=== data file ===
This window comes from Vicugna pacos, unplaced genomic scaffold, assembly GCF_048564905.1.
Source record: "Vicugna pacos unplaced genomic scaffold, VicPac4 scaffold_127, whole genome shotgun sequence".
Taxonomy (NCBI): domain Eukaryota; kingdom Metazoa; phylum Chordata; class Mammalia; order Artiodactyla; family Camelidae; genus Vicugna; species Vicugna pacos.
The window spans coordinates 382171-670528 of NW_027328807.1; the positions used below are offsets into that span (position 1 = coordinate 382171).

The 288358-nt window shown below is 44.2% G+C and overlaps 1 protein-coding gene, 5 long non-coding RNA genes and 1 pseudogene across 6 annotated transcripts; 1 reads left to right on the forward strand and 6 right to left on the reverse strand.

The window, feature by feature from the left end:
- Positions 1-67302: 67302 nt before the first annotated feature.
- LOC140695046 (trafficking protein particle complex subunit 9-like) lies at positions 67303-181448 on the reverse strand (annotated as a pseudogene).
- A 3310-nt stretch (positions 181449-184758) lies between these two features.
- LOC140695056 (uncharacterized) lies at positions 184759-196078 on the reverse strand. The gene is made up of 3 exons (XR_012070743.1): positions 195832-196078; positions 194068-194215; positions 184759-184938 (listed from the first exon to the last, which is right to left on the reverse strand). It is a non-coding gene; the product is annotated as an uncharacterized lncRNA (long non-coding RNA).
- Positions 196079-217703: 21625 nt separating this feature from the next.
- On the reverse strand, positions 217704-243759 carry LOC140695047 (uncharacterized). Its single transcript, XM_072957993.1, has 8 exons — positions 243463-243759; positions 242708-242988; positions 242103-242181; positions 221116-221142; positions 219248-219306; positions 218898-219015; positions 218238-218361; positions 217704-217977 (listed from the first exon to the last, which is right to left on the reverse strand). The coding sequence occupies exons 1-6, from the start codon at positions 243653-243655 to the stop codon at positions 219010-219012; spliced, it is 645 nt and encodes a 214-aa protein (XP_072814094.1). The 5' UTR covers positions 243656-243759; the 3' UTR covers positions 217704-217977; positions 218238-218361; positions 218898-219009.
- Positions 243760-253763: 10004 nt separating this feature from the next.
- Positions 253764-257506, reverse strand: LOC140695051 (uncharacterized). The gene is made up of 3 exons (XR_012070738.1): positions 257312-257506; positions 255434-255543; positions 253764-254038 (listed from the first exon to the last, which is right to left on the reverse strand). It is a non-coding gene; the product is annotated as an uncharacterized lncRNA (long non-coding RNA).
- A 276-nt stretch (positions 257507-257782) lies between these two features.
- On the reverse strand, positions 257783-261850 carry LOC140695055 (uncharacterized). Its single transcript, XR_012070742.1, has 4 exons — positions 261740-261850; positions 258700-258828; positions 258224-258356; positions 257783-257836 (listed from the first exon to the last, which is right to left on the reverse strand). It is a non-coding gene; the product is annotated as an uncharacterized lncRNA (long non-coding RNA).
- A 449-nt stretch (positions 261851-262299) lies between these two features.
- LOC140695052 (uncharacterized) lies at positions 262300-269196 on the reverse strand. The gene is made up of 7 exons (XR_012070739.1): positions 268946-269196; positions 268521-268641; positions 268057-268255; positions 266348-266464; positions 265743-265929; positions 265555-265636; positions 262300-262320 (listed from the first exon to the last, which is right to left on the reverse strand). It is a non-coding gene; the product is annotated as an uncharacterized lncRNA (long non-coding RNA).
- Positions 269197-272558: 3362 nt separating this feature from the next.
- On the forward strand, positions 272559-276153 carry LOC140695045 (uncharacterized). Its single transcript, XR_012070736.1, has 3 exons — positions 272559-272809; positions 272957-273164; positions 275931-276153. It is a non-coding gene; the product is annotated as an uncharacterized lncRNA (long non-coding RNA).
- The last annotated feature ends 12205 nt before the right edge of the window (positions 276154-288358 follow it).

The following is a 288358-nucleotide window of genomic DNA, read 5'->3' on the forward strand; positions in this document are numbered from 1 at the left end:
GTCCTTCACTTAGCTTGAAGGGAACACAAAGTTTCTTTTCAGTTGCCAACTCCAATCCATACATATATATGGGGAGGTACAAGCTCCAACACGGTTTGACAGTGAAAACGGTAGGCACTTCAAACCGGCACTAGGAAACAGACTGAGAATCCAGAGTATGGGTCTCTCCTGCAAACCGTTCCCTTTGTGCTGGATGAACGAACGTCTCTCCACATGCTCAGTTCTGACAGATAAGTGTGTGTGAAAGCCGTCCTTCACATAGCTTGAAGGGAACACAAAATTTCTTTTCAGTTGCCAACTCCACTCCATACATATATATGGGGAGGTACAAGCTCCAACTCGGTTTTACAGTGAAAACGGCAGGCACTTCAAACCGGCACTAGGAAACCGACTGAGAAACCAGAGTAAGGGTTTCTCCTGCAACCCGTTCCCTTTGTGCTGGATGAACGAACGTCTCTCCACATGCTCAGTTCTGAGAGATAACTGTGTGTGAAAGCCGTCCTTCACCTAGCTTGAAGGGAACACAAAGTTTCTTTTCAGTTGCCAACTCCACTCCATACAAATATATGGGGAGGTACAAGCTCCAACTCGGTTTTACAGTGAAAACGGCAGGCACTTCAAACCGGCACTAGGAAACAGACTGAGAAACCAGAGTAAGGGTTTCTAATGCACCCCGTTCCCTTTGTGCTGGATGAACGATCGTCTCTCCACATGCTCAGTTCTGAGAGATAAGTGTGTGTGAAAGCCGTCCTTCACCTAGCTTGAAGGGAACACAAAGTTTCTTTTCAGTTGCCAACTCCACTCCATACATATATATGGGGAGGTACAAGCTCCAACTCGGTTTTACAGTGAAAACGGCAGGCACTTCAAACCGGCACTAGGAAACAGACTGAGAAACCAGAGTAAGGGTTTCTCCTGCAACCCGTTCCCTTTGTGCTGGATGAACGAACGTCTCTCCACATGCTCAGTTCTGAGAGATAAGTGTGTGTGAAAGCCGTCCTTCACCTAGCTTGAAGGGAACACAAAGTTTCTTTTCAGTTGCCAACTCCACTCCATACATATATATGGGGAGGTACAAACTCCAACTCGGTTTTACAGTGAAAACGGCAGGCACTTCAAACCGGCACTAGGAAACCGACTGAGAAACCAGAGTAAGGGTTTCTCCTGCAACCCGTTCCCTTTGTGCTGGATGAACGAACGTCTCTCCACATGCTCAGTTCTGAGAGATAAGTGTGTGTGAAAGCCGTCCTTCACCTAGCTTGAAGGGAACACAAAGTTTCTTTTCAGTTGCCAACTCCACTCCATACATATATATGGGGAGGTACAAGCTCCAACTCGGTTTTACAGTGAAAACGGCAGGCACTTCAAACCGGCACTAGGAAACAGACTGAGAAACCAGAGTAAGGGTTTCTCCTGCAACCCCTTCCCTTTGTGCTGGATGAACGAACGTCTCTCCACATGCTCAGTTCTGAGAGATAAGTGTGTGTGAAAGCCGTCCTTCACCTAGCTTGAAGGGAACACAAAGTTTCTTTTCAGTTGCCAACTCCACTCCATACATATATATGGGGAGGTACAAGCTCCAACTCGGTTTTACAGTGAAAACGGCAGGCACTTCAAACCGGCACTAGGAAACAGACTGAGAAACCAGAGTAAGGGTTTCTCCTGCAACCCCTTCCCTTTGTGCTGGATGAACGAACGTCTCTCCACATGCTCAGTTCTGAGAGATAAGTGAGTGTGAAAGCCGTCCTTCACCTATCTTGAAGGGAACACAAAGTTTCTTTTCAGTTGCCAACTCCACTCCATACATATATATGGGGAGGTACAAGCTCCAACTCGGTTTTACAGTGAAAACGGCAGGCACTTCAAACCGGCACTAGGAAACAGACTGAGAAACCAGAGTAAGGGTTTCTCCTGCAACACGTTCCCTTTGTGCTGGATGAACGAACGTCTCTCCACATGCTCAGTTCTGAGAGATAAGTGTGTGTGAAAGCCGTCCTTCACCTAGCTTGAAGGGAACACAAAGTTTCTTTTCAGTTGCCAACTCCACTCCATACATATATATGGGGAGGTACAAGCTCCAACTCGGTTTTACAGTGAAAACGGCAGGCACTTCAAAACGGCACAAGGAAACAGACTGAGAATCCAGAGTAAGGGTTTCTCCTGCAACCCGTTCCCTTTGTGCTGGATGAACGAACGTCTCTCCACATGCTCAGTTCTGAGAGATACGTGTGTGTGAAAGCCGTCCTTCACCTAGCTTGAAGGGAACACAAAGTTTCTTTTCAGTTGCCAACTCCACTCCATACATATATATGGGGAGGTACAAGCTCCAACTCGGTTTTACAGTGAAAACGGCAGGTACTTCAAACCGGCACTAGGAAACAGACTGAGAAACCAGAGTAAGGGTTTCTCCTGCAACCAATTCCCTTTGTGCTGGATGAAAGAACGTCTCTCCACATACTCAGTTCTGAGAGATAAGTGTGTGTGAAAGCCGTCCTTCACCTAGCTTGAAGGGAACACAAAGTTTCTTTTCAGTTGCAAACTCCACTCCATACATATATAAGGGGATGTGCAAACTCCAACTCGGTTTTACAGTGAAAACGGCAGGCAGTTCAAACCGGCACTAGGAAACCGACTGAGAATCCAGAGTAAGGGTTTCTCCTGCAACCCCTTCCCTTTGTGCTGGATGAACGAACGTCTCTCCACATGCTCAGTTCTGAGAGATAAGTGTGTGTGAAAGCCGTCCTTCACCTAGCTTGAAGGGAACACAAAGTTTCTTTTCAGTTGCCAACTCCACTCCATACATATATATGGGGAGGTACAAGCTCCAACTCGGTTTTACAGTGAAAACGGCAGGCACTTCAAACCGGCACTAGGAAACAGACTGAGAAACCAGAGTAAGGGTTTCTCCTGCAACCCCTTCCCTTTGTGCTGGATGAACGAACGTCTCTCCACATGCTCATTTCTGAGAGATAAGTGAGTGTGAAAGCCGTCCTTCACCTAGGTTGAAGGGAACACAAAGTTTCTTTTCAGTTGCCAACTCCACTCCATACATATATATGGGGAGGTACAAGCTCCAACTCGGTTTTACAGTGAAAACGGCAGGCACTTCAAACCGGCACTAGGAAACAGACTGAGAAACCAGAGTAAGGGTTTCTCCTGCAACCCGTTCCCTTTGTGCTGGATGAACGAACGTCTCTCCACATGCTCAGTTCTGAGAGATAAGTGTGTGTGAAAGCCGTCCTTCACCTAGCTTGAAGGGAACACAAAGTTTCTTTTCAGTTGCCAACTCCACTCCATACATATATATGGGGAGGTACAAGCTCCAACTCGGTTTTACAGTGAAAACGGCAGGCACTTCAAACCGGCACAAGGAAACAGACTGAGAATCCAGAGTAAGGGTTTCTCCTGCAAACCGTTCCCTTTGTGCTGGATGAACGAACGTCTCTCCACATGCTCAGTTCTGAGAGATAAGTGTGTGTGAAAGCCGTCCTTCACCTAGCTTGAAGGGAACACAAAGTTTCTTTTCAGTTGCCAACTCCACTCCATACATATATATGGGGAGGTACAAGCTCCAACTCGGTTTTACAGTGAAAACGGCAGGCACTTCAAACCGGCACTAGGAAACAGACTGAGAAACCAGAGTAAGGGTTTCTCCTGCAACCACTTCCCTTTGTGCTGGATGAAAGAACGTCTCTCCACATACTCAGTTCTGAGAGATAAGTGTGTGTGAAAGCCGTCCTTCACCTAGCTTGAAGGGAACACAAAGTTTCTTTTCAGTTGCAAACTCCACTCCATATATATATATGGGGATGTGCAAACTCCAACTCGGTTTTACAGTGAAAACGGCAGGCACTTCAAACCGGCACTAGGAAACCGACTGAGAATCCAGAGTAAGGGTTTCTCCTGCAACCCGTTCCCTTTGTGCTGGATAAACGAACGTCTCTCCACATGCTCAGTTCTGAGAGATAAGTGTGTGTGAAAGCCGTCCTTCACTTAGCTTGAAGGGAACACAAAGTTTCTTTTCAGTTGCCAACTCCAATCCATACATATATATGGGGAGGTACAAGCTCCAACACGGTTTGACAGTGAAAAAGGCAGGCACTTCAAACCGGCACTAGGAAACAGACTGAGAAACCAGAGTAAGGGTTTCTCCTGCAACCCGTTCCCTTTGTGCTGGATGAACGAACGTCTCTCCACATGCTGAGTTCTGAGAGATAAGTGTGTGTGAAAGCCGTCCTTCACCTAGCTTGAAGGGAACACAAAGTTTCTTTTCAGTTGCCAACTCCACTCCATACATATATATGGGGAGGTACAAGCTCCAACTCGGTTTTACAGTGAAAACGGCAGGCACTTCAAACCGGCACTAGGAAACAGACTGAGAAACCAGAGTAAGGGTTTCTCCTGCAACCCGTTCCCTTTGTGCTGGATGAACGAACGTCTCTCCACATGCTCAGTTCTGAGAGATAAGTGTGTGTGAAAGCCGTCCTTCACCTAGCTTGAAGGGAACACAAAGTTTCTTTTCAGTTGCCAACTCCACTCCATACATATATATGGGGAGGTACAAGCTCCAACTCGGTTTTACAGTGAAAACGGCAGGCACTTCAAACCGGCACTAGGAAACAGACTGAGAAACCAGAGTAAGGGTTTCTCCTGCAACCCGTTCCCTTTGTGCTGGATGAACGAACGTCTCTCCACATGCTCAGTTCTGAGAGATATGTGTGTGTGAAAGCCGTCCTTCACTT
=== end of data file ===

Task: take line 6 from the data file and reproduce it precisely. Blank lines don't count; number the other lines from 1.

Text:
The window, feature by feature from the left end: